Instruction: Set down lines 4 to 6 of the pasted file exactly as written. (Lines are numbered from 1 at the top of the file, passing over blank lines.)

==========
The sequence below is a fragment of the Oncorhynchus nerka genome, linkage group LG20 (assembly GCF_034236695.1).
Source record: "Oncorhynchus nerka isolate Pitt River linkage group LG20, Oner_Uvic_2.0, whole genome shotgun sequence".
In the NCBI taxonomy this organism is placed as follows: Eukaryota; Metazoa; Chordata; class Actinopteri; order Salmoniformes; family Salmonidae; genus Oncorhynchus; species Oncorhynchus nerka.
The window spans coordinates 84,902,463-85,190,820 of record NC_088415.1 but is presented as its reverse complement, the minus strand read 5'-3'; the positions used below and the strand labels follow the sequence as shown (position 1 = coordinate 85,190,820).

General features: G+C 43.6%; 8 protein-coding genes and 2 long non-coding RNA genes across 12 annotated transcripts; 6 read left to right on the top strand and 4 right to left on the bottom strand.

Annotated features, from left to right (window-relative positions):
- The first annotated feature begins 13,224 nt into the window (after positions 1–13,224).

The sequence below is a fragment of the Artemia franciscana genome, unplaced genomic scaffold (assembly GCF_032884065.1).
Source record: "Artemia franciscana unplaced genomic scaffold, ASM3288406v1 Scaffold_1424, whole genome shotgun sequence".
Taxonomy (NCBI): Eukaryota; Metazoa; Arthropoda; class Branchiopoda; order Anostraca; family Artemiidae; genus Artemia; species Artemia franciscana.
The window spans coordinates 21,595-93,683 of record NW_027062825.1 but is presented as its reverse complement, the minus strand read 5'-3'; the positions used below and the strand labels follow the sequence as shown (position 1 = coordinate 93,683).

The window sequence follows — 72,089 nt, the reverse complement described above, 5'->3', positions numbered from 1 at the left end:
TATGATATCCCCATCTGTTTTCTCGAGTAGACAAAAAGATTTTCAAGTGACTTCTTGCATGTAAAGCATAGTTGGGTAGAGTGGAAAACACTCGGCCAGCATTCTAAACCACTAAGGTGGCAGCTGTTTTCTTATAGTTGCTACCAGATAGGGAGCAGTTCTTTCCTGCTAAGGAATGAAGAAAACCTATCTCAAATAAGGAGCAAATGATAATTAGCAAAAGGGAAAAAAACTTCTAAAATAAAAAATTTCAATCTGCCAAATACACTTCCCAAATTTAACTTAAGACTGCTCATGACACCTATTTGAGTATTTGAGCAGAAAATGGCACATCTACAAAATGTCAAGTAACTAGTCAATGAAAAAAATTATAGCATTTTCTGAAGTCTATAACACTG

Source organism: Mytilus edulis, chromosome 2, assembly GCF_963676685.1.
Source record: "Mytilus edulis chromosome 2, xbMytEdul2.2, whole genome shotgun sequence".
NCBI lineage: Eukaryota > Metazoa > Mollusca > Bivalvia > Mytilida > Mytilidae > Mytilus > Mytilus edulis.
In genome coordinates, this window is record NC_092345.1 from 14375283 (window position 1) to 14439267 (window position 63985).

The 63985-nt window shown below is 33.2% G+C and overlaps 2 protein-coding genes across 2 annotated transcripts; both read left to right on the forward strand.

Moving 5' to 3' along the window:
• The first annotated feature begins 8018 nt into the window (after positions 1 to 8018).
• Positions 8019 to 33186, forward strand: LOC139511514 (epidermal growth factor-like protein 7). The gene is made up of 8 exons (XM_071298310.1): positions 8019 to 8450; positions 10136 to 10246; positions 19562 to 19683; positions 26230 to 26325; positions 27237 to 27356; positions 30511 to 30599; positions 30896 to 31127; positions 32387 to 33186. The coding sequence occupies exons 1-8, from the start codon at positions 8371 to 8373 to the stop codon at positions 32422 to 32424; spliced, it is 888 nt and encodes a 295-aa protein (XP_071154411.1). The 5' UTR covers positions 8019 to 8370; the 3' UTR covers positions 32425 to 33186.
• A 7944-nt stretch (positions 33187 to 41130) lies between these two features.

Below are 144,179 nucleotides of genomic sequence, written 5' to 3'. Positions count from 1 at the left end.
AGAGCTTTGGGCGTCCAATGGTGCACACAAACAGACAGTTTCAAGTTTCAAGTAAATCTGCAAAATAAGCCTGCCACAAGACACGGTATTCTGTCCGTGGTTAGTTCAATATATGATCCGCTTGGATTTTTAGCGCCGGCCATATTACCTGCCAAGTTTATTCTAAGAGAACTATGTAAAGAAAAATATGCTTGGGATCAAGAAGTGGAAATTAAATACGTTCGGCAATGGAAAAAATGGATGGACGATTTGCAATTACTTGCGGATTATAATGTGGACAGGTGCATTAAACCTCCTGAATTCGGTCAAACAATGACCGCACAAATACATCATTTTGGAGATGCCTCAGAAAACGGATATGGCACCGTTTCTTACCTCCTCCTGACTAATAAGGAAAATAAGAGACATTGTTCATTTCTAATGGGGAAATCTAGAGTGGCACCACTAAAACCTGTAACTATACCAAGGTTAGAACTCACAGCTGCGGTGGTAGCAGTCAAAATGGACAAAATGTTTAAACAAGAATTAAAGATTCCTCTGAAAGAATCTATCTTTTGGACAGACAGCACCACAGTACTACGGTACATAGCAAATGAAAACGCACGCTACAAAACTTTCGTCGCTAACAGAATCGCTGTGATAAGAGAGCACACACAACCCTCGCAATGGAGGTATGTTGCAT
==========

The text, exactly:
The window spans coordinates 84,902,463-85,190,820 of record NC_088415.1 but is presented as its reverse complement, the minus strand read 5'-3'; the positions used below and the strand labels follow the sequence as shown (position 1 = coordinate 85,190,820).

General features: G+C 43.6%; 8 protein-coding genes and 2 long non-coding RNA genes across 12 annotated transcripts; 6 read left to right on the top strand and 4 right to left on the bottom strand.

Annotated features, from left to right (window-relative positions):